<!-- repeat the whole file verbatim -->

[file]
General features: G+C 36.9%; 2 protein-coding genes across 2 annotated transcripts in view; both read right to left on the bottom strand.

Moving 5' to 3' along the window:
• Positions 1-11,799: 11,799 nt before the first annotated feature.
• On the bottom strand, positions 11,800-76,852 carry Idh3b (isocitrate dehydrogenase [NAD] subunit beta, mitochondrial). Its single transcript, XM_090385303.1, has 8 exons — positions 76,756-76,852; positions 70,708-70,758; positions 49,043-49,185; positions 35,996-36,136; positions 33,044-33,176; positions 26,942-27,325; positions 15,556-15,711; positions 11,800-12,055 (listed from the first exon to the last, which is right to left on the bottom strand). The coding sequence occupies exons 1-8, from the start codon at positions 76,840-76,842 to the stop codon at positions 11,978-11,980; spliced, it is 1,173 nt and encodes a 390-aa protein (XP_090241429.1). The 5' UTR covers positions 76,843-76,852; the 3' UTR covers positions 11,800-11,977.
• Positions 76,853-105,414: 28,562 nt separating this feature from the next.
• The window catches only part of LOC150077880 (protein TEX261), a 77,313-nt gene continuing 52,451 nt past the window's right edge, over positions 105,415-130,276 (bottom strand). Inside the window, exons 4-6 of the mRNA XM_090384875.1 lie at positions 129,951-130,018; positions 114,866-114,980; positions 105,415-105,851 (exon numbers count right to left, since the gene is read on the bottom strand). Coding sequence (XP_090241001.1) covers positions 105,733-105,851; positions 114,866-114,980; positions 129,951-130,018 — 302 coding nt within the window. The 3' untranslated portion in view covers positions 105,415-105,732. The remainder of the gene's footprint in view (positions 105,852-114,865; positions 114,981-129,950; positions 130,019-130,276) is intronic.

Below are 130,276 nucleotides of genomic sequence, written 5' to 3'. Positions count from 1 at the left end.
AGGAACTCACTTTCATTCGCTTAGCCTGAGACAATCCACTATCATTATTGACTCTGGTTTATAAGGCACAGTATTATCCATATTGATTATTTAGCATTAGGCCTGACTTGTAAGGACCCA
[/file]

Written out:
General features: G+C 36.9%; 2 protein-coding genes across 2 annotated transcripts in view; both read right to left on the bottom strand.

Moving 5' to 3' along the window:
• Positions 1-11,799: 11,799 nt before the first annotated feature.
• On the bottom strand, positions 11,800-76,852 carry Idh3b (isocitrate dehydrogenase [NAD] subunit beta, mitochondrial). Its single transcript, XM_090385303.1, has 8 exons — positions 76,756-76,852; positions 70,708-70,758; positions 49,043-49,185; positions 35,996-36,136; positions 33,044-33,176; positions 26,942-27,325; positions 15,556-15,711; positions 11,800-12,055 (listed from the first exon to the last, which is right to left on the bottom strand). The coding sequence occupies exons 1-8, from the start codon at positions 76,840-76,842 to the stop codon at positions 11,978-11,980; spliced, it is 1,173 nt and encodes a 390-aa protein (XP_090241429.1). The 5' UTR covers positions 76,843-76,852; the 3' UTR covers positions 11,800-11,977.
• Positions 76,853-105,414: 28,562 nt separating this feature from the next.
• The window catches only part of LOC150077880 (protein TEX261), a 77,313-nt gene continuing 52,451 nt past the window's right edge, over positions 105,415-130,276 (bottom strand). Inside the window, exons 4-6 of the mRNA XM_090384875.1 lie at positions 129,951-130,018; positions 114,866-114,980; positions 105,415-105,851 (exon numbers count right to left, since the gene is read on the bottom strand). Coding sequence (XP_090241001.1) covers positions 105,733-105,851; positions 114,866-114,980; positions 129,951-130,018 — 302 coding nt within the window. The 3' untranslated portion in view covers positions 105,415-105,732. The remainder of the gene's footprint in view (positions 105,852-114,865; positions 114,981-129,950; positions 130,019-130,276) is intronic.

Below are 130,276 nucleotides of genomic sequence, written 5' to 3'. Positions count from 1 at the left end.
AGGAACTCACTTTCATTCGCTTAGCCTGAGACAATCCACTATCATTATTGACTCTGGTTTATAAGGCACAGTATTATCCATATTGATTATTTAGCATTAGGCCTGACTTGTAAGGACCCA